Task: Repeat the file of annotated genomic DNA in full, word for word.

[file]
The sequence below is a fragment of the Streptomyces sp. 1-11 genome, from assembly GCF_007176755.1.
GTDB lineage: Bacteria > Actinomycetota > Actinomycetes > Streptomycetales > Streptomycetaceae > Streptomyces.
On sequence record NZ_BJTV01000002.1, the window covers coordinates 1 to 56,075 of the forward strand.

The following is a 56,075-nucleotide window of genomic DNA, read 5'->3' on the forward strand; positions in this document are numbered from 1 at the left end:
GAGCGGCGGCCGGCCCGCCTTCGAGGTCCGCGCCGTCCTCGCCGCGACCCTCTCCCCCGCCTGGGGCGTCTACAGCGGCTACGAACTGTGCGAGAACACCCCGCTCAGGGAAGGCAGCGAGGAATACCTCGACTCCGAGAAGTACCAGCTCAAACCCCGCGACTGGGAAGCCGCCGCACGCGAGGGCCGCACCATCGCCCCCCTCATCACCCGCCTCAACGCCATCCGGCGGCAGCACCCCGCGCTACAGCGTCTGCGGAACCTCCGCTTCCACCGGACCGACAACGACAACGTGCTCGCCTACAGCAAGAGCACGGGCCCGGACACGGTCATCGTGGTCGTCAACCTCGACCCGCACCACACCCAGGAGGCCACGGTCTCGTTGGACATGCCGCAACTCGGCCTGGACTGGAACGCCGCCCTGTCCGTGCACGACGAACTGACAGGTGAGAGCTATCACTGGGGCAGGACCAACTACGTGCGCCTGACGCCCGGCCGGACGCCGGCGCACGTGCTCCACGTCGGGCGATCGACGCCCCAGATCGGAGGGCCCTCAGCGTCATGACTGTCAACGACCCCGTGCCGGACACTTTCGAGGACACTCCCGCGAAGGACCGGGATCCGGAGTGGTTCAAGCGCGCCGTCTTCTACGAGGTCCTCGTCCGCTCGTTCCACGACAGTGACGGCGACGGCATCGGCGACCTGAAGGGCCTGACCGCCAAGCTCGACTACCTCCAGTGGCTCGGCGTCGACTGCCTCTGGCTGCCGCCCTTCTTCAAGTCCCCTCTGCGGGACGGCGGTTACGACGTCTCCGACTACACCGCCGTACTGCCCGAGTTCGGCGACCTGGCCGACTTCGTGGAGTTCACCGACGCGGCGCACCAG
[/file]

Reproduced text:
The sequence below is a fragment of the Streptomyces sp. 1-11 genome, from assembly GCF_007176755.1.
GTDB lineage: Bacteria > Actinomycetota > Actinomycetes > Streptomycetales > Streptomycetaceae > Streptomyces.
On sequence record NZ_BJTV01000002.1, the window covers coordinates 1 to 56,075 of the forward strand.

The following is a 56,075-nucleotide window of genomic DNA, read 5'->3' on the forward strand; positions in this document are numbered from 1 at the left end:
GAGCGGCGGCCGGCCCGCCTTCGAGGTCCGCGCCGTCCTCGCCGCGACCCTCTCCCCCGCCTGGGGCGTCTACAGCGGCTACGAACTGTGCGAGAACACCCCGCTCAGGGAAGGCAGCGAGGAATACCTCGACTCCGAGAAGTACCAGCTCAAACCCCGCGACTGGGAAGCCGCCGCACGCGAGGGCCGCACCATCGCCCCCCTCATCACCCGCCTCAACGCCATCCGGCGGCAGCACCCCGCGCTACAGCGTCTGCGGAACCTCCGCTTCCACCGGACCGACAACGACAACGTGCTCGCCTACAGCAAGAGCACGGGCCCGGACACGGTCATCGTGGTCGTCAACCTCGACCCGCACCACACCCAGGAGGCCACGGTCTCGTTGGACATGCCGCAACTCGGCCTGGACTGGAACGCCGCCCTGTCCGTGCACGACGAACTGACAGGTGAGAGCTATCACTGGGGCAGGACCAACTACGTGCGCCTGACGCCCGGCCGGACGCCGGCGCACGTGCTCCACGTCGGGCGATCGACGCCCCAGATCGGAGGGCCCTCAGCGTCATGACTGTCAACGACCCCGTGCCGGACACTTTCGAGGACACTCCCGCGAAGGACCGGGATCCGGAGTGGTTCAAGCGCGCCGTCTTCTACGAGGTCCTCGTCCGCTCGTTCCACGACAGTGACGGCGACGGCATCGGCGACCTGAAGGGCCTGACCGCCAAGCTCGACTACCTCCAGTGGCTCGGCGTCGACTGCCTCTGGCTGCCGCCCTTCTTCAAGTCCCCTCTGCGGGACGGCGGTTACGACGTCTCCGACTACACCGCCGTACTGCCCGAGTTCGGCGACCTGGCCGACTTCGTGGAGTTCACCGACGCGGCGCACCAG